I find myself dizzy in choice of where to go. I’ve been reading about an intriguing coffee shop/gallery that’s supposed to open at 11AM but the door is locked. I look down at my phone: 11:05AM. Irritated by walking in a sauna, I begin to wonder: should people be more prompt, or should I be more patient?
11:15AM: The shop opens and I sit down. Too hot to even think about coffee, I order a blended orange drink, with hints of ginger and lime. It’s small and refreshing. I scurry frantically on my phone, searching for where to go next.
My mind starts spinning, and I feel blasted by bits of information torpedoing at me from all directions. I sit and close my eyes and enjoy the periodic breeze from a fan as it rotates around.
When my eyes feel like opening again, I suddenly notice the eclectic artwork around me. The plants hanging from the ceiling. The carefully-staged retro TV set, serving more as a table for books from travellers past.
I put my phone away.
I pay and step outside. Refreshed, I decide to wander aimlessly. Fresh fruit and vegetables are all I can muster an appetite for in this weather. However, I’m desperately trying to find some without luck. Figures. When I wasn’t looking for fruit, I couldn’t turn around without running into a papaya.
I see a large crowd gathering outside a bank. Expecting to see a live Malaysian holdup, I see dragons instead. It’s a celebration of Chinese New Year. Giant stuffed dragons and a cartoonish Buddha are taunting the white-collar bank employees, much to the amusement of the onlookers. I stop to watch.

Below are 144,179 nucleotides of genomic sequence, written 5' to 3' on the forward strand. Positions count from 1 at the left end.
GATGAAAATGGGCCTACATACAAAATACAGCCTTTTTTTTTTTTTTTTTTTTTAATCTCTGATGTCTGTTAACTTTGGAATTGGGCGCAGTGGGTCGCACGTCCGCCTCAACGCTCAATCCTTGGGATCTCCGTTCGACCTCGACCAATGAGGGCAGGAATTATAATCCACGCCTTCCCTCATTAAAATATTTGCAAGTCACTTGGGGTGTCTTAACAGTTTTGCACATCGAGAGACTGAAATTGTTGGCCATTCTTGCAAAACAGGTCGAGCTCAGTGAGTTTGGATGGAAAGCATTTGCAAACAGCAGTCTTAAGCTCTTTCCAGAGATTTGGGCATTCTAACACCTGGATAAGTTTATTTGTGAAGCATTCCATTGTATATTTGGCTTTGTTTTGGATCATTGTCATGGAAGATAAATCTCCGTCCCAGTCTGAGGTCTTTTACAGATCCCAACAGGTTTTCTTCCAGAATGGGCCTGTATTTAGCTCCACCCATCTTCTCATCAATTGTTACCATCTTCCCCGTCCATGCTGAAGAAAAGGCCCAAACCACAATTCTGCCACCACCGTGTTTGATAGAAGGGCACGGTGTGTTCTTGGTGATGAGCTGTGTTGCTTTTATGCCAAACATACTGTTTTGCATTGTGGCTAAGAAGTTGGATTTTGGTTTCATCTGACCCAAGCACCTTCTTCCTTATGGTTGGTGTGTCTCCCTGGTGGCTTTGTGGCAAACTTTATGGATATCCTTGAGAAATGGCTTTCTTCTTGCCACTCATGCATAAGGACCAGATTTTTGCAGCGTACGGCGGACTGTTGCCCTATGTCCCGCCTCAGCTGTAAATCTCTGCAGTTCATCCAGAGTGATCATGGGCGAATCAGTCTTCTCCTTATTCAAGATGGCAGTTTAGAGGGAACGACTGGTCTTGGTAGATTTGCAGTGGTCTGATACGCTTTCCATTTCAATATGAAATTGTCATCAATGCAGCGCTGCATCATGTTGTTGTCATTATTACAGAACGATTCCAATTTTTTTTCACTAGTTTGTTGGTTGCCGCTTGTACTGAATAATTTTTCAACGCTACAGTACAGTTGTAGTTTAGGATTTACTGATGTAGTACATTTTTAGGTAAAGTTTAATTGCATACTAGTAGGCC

A hand from inside the dragon’s mouth is giving out oranges. He stops in front of me and offers me one.
I gratefully slip the orange in my bag and continue on.
I come upon a street hawker where I order the first thing I recognize: roti canai. Chopped up flatbread served with a small dish of lentils. It’s delicious. The man working at the stand greets me and offers me something to drink. Without thinking, I just nod and say yes. A glass of teh tarik arrives (hand-pulled, milky sweet tea). Served in small glasses, he cautions me to wait before drinking it. No problem. Hot tea was not exactly what I had in mind anyway.
While I wait for it to cool, I am left with nothing to do but sit and look around. I see a woman with red lipstick and spiky hair wearing bright pink hotpants and galoshes. I decide she must be up to no good and my eyes follow along with her determined gait. She stops and puts on rubber gloves. Yes, up to no good indeed.
She approaches a large black, cast iron wok. She takes two large spatulas, one in each hand and stir fries whatever the young boy brings to her: heap after heap of long beans, piles of chopped spinach, a mound of diced chicken. The young boy brings back the slightly smaller now, stir-fried mounds, shiny with oil, to the buffet counter where it waits to be tucked into by a group of construction workers – helmets in one hand, plates in the other.
I’m being eyeballed by the locals as it appears I’m the only foreigner. I realize I’m staring at them too. Fair enough.